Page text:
The Democratic Progressive Party (DPP) yesterday said that the Taiwan Foundation for Democracy's (TFD) financial support for Tibetan and Chinese democracy activists met the organization's objectives, and that President Ma Ying-jeou (馬英九) should not change things to please China.
“The foundation was established with the aim of promoting human rights and democracy around the world. Ma cannot reshuffle the organization and change its objectives because of the China factor,” DPP Spokesman Cheng Wen-tsang (鄭文燦) told a press conference.
He said that if Ma were to do so, he would jeopardize Taiwan's reputation, telling the world that Taiwan is a country that supports authoritarian China.
He added that it was just another example of Ma ingratiating himself with China.
Cheng made the remarks in response to a report in the Chinese-language United Daily News on Sunday that Ma was planning a personnel reshuffle at the foundation because he was unhappy with it providing financial support to Tibetan and Chinese democracy activists.
The story quoted an unnamed senior government official as saying that Ma was unhappy with some of the foundation's activities and was especially displeased with a number of the organization's executive directors.
The official said leading policymakers in the government were nervous about providing financial support to Chinese democracy activists, Tibetan independence organizations and Cuban democracy activists.
The official also accused the TFD of asking the US-based human rights watchdog group Freedom House to criticize the Chinese Nationalist Party (KMT) government.
Taiwan's ranking on press freedom dropped 11 places in a Freedom House report released earlier this year.
Cheng said that as Freedom House is one of the most credible watchdogs on human rights and democracy, how could the foundation ask such an organization to criticize the government?
Several international organizations have expressed concern about Taiwan's democracy and freedom because the Ma government has restricted the public's right to protest and free speech, not just Freedom House, he said.
Cheng said Ma should review his policies, not accuse the foundation and its international critics.
The foundation was founded in 2003 under the then-Democratic Progressive Party administration with the aim of promoting human rights and democracy around the world.
UNDER INVESTIGATION: Huang’s body was found just outside the bathroom and showed no signs of a struggle, and no alcohol or drugs were found Singer and actor Alien Huang (黃鴻升) was found dead at his home in Taipei’s Beitou District (北投) yesterday. He was 36. Huang was also known by the nickname Xiao Gui (“little ghost”). His body was found when his father went to check on him after being unable to reach him by telephone, and called emergency services to the house at 11am, the Taipei City Police Department said. Huang’s body, which was discovered just outside the bathroom, showed no signs of a physical struggle, and he appeared to have been dead for some time, police said, adding that no drugs or alcohol were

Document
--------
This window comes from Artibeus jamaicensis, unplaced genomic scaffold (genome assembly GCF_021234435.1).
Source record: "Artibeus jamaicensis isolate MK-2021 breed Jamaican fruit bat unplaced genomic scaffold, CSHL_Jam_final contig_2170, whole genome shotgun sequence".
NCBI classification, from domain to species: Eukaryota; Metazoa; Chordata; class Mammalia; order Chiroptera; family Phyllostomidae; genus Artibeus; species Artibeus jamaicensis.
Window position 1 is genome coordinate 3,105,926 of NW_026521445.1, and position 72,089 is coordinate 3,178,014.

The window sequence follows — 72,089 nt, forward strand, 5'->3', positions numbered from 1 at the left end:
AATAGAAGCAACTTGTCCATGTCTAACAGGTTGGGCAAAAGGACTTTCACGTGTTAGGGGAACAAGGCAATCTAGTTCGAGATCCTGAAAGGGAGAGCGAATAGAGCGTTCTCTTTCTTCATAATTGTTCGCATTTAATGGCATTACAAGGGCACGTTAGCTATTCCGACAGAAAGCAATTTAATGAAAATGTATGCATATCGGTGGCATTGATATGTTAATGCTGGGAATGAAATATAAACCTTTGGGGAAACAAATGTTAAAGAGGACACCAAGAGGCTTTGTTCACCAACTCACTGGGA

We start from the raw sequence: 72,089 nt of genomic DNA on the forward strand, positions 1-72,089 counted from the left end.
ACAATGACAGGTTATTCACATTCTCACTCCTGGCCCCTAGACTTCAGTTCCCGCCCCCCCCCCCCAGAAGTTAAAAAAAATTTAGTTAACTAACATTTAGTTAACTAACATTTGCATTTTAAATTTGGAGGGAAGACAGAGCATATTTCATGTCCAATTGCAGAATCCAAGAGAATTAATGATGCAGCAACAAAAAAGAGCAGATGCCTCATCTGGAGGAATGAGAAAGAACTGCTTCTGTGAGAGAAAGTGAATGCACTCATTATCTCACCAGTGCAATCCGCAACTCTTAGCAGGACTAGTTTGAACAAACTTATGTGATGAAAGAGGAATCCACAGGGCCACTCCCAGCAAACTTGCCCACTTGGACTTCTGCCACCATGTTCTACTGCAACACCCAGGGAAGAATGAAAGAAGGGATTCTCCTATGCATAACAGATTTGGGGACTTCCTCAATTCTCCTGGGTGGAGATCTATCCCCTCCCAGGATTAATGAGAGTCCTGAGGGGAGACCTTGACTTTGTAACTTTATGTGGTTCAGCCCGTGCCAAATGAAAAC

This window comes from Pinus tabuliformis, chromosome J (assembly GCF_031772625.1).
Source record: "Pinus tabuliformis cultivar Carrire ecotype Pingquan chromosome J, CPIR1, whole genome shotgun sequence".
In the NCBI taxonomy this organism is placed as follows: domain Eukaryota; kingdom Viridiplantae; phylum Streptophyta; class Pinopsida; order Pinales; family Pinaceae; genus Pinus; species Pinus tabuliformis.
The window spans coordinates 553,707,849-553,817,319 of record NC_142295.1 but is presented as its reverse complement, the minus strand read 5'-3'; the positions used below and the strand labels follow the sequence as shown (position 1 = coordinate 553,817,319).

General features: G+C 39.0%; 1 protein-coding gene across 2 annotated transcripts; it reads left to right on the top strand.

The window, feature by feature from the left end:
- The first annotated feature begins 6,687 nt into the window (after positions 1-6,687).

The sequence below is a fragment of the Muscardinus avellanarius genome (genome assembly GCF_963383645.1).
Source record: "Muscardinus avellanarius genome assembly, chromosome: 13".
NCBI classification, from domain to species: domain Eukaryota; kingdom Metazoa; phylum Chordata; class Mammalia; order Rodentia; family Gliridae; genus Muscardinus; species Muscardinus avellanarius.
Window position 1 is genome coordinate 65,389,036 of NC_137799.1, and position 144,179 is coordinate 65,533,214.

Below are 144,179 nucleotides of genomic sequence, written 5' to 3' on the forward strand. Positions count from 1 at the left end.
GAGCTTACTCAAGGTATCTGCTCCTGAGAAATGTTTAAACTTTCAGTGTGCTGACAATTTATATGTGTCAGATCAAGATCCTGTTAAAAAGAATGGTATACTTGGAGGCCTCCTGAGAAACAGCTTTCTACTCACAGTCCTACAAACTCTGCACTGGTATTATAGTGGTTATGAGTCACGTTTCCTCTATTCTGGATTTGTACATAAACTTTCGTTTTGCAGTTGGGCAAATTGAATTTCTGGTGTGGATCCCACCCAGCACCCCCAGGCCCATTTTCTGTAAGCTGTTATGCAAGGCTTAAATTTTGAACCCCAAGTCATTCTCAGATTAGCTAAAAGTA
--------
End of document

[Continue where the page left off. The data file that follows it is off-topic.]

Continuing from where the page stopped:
CONFIRMED IN PHILIPPINES: The CECC would conduct contact tracing for the migrant workers to determine if they had come into contact with elderly people or children Six Filipinos tested positive for COVID-19 upon returning home from Taiwan, the Central Epidemic Command Center (CECC) said yesterday as it reported a case of imported COVID-19 infection, bringing the number of confirmed cases in Taiwan to 500. Philippine authorities reported four of the cases through the National IHR Focal Point, while the other two were reported by the company that they had worked for in Taiwan. The six — five women and one man — are aged from their 20s to 40s, and worked as in-home care workers, domestic workers, factory workers and sailors in Taiwan, said Minister of Health and
FEELING MISUNDERSTOOD: Media speculation has fueled confusion about the KMT’s reasons for skipping a Chinese forum and delaying an AIT meeting, party sources said The Chinese Nationalist Party (KMT) on Sunday said that it is not seeking to improve relations with the US or China at the expense of the other, and that its relations with the countries would be topic-based. The party has faced questions over its foreign policy after it on Monday last week announced its withdrawal from the annual Straits Forum and delayed planned talks with the American Institute in Taiwan (AIT). The party has also taken a tough stance on the importation of US meat containing ractopamine, while also lambasting China for increasing its military activity in and around the Taiwan Strait. Following
The COVID-19 pandemic might not have originated from a seafood market in Wuhan, China, National Taiwan University College of Public Health professor Tony Chen (陳秀熙) said yesterday. While many countries are experiencing second waves of COVID-19 infections, many are also lifting lockdowns to revive their economies, allowing travelers to cross national borders, Chen said. Academics have been questioning whether genetic mutations in the novel coronavirus in different countries have made it more infectious, he added. Academics from different backgrounds have conducted phylogenetic analysis of SARS-CoV-2 genome sequences, he said, adding that the studies can help scientists understand how the virus spread among